US IPS Testing, an independent testing laboratory, has developed a series of new screening methods to perform testing of packaging in direct food contact, in response to the increased scrutiny and global regulations surrounding food safety and packaging.
The new methods address standards and allow companies to monitor their own food packaging production and their vendors, as well as delivering results at a lower cost.
IPS Testing president Bruce Shafer said that regulations worldwide are observing the safety of the inks, adhesives and other chemicals that are used in manufacturing food packaging, which continues to be a very strong sector within the paper industry.
"These standardised procedures rely on the use of food simulants to assess the movement of contaminants from the packaging into the food," Shafer said.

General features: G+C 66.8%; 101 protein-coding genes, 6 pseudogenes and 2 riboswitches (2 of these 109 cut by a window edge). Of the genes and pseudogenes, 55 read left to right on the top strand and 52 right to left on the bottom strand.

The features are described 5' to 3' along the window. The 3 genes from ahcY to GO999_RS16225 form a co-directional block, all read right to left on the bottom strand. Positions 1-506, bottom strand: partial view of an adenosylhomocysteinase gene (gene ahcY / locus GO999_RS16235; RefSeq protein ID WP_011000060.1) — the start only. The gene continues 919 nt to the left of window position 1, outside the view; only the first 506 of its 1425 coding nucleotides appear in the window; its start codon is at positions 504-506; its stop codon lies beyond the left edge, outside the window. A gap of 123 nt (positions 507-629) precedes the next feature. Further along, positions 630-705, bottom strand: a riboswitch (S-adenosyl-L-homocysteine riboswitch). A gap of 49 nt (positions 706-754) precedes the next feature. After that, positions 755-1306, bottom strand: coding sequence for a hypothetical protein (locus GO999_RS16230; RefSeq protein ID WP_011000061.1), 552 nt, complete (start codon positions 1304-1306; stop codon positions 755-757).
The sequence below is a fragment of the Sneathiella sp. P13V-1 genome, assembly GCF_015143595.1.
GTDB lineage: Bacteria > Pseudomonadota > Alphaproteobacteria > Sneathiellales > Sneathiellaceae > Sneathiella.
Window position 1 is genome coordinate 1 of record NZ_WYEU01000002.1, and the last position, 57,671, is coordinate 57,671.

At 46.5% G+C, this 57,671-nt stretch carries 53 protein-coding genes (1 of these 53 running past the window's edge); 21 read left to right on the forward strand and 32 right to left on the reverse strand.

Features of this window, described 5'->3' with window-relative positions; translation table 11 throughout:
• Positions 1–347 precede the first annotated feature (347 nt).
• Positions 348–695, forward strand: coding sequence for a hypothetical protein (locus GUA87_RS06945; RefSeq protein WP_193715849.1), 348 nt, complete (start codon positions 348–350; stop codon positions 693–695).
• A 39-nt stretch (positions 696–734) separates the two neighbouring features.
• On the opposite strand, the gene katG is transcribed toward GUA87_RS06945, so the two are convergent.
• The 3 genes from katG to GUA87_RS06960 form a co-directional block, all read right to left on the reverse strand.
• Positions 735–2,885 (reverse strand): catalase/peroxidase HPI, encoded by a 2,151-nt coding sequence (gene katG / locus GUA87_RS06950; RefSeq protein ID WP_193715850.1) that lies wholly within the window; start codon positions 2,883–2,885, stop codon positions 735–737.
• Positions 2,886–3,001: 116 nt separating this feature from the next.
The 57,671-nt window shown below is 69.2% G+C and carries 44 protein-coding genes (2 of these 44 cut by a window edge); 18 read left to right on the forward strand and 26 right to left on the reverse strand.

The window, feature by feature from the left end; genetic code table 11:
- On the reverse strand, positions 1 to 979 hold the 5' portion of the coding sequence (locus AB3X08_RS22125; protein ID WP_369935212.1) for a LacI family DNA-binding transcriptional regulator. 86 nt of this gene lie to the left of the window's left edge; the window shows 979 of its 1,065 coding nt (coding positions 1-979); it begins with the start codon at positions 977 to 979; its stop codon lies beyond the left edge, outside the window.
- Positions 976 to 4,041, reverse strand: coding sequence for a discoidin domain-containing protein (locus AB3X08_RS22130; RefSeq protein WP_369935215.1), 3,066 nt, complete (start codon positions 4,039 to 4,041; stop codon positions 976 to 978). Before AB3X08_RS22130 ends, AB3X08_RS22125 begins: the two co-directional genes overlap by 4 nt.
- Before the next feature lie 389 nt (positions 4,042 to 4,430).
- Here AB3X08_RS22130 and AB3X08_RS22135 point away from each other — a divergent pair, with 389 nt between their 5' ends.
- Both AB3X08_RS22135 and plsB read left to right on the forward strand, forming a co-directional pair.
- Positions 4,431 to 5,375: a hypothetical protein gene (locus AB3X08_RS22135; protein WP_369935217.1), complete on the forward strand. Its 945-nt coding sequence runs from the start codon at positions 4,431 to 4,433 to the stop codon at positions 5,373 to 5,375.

Designed to evaluate new suppliers and the development of new packaging products and processes, the screenings use gas chromatography mass spectrometry (GCMS) methods to make sure that the products and raw materials used in packaging are safe for direct food contact.
IPS Testing will also perform heavy metal analysis for compliance with programmes such as Coalition of Northeastern Governors (CONEG), in order to ensure food packaging safety further.
According to IPC, global sourcing is another factor in the equation of food packaging safety, which has delivered lower costs to manufacturers, but has also tightened supply chain management.
"We often have clients who have worked in good faith to use materials that are safe for food contact, but through testing, contaminants are sometimes exposed," Shafer added.
IPS Testing serves as a testing laboratory for industries including, paper, pulp and print materials, nonwovens; medical supplies, personal care and absorbent products, food packaging, and allied industries.